OAS to “make an appearance” at the Nicaragua “electoral farce”

They’ll meet with experts invited by the government on November 6th

By Wilfredo Miranda Aburto  (Confidencial)

OAS Secretary General Luis Almagro and the President of Honduras.
OAS Secretary General Luis Almagro and the President of Honduras.  Foto: EFE/confidencial

HAVANA TIMES – The government of Daniel Ortega has invited the Organization of American States (OAS) to “make an appearance” on the fifth, sixth and seventh of November when Nicaragua will observe elections in which independent electoral observation are prohibited and the opposition has been outlawed by the government.

Official spokesperson Rosario Murillo, Ortega’s wife and VP candidate, made the announcement this Tuesday at noon, stating that the visit forms part of the dialogue that the government has established with OAS General Secretary Luis Almagro.  Almagro’s report on the political and electoral situation of Nicaragua was held in reserve.

Murillo explained that the OAS delegates would meet with the experts and organizations invited by the government and the Supreme Electoral Council.

In 2011 an electoral mission from the OAS observed the presidential elections in which President Ortega was reelected, although such reelection was unconstitutional.  At that time, the mission questioned the lack of transparency in the electoral system and issued a series of recommendations for legal and political reforms.  These suggestions went unattended by the government and the Supreme Electoral Council.

The OAS wasn’t invited to observe this year’s election process; instead, together with other independent international observers, they were vilified as “scoundrels” by Ortega.

But now, Ortega’s government has “extended an invitation to the Secretary General’s delegation, to have a presence in our country on November 5, 6, and 7 in order to meet with experts and organizations invited to the Nicaraguan electoral process, and to hear their impressions regarding the National Electoral Activity on November 6,” Murillo informed.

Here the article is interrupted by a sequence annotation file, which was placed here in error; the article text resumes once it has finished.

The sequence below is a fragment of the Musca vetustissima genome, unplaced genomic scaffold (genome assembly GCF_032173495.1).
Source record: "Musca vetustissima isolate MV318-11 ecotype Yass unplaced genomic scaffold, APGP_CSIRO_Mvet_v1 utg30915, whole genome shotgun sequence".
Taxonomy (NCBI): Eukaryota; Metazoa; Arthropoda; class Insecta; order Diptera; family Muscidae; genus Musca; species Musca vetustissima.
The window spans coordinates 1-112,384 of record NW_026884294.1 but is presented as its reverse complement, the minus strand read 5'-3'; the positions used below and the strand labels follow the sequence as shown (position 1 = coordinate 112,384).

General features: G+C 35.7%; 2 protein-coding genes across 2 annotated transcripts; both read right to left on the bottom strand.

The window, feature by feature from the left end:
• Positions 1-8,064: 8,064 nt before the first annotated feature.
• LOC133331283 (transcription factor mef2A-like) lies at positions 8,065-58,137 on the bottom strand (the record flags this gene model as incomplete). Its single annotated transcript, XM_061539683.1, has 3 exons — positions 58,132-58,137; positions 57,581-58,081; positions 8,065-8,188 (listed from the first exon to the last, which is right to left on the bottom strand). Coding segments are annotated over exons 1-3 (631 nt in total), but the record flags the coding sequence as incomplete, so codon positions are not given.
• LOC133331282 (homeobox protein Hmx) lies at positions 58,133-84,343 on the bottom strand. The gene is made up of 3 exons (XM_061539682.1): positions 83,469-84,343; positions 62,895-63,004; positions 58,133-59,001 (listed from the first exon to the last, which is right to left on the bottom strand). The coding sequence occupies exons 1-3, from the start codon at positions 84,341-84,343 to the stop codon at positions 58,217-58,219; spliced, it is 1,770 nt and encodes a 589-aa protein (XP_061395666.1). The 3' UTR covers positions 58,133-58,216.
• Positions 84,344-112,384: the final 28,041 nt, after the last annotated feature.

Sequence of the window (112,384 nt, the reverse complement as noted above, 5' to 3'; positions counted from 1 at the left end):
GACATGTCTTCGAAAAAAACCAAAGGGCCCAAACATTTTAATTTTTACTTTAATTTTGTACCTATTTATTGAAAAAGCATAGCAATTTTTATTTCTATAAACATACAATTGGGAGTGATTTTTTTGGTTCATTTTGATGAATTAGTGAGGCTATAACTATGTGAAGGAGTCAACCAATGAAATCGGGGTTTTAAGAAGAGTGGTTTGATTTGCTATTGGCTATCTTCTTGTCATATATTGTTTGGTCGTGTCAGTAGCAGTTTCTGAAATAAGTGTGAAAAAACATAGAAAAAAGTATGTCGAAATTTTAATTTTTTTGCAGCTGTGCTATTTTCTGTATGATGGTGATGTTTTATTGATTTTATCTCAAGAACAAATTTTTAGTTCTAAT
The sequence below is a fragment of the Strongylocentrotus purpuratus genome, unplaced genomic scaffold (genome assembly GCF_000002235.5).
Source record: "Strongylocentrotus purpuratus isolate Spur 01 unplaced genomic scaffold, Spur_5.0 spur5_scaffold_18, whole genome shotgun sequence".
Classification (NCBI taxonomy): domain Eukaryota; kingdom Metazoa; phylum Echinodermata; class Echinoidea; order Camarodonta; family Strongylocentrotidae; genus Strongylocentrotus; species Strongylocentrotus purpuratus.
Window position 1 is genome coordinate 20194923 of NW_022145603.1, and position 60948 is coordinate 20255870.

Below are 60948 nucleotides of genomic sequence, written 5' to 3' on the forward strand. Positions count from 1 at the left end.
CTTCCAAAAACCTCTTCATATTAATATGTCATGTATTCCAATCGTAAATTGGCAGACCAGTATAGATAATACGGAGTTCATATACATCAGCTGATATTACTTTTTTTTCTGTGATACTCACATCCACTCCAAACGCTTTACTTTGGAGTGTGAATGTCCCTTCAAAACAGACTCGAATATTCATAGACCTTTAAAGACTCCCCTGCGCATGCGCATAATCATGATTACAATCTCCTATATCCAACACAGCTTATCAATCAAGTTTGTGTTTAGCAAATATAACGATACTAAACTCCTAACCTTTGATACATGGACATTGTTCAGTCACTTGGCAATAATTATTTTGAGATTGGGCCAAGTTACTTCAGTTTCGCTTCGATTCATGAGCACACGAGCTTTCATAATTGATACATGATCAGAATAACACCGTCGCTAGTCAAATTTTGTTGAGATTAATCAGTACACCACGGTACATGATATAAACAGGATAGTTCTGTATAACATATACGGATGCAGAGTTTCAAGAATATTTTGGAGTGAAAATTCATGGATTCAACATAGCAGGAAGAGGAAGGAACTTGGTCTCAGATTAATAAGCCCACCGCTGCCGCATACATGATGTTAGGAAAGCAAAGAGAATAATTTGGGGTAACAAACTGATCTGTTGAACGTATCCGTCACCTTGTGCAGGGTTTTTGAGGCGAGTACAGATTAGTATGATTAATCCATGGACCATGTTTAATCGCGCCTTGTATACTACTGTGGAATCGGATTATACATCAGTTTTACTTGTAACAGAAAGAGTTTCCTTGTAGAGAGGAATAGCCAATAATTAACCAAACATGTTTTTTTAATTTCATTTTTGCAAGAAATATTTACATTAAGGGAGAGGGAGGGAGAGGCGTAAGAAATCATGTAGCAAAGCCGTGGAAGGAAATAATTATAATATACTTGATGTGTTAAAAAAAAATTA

The OAS responded to the invitation via a communiqué confirming that they would send a delegation “to meet with the experts and organizations invited to the electoral process.”

Those invited by Ortega’s government are members of the “Council of Latin American Electoral Experts” selected by the Supreme Electoral Council, as well as electoral “accompaniers” from the National Council of Universities directed by Telémaco Talavera, one of Ortega’s presidential advisors.

Among the international figures invited are Wilfredo Penco, currently Vice President of the Electoral Court of Uruguay; Eugenio Chicas Martínez, former President of the Supreme Electoral Tribunal of El Salvador: Pablo Gutiérrez, ex-director of the Department of Electoral Cooperation of the Organization of American States; and August Aguilar, ex-president and magistrate of the Supreme Electoral Tribunal of Honduras.

The official communications haven’t given any details on the scope of this invitation, or whether or not the OEA mission will meet with national independent observers and with the electoral experts who have denounced the disintegration of the electoral system and referred to the process as a “farce”.

The Broad Democratic Front (which includes the Sandinista Renovation Movement and different social movements) has stated that they will “in no way accept as a given the fraudulent and anti-democratic results” of the voting.

According to the Broad Front, at this point these elections are “unobservable”.  In this crucial moment for Nicaragua, the international community and in particular the OEA has a historic opportunity to support a new return to a democratic road in Nicaragua, by demanding the fulfillment of the Esquipulas Agreements and the Inter-American Democratic Charter, stated a communiqué from the opposition.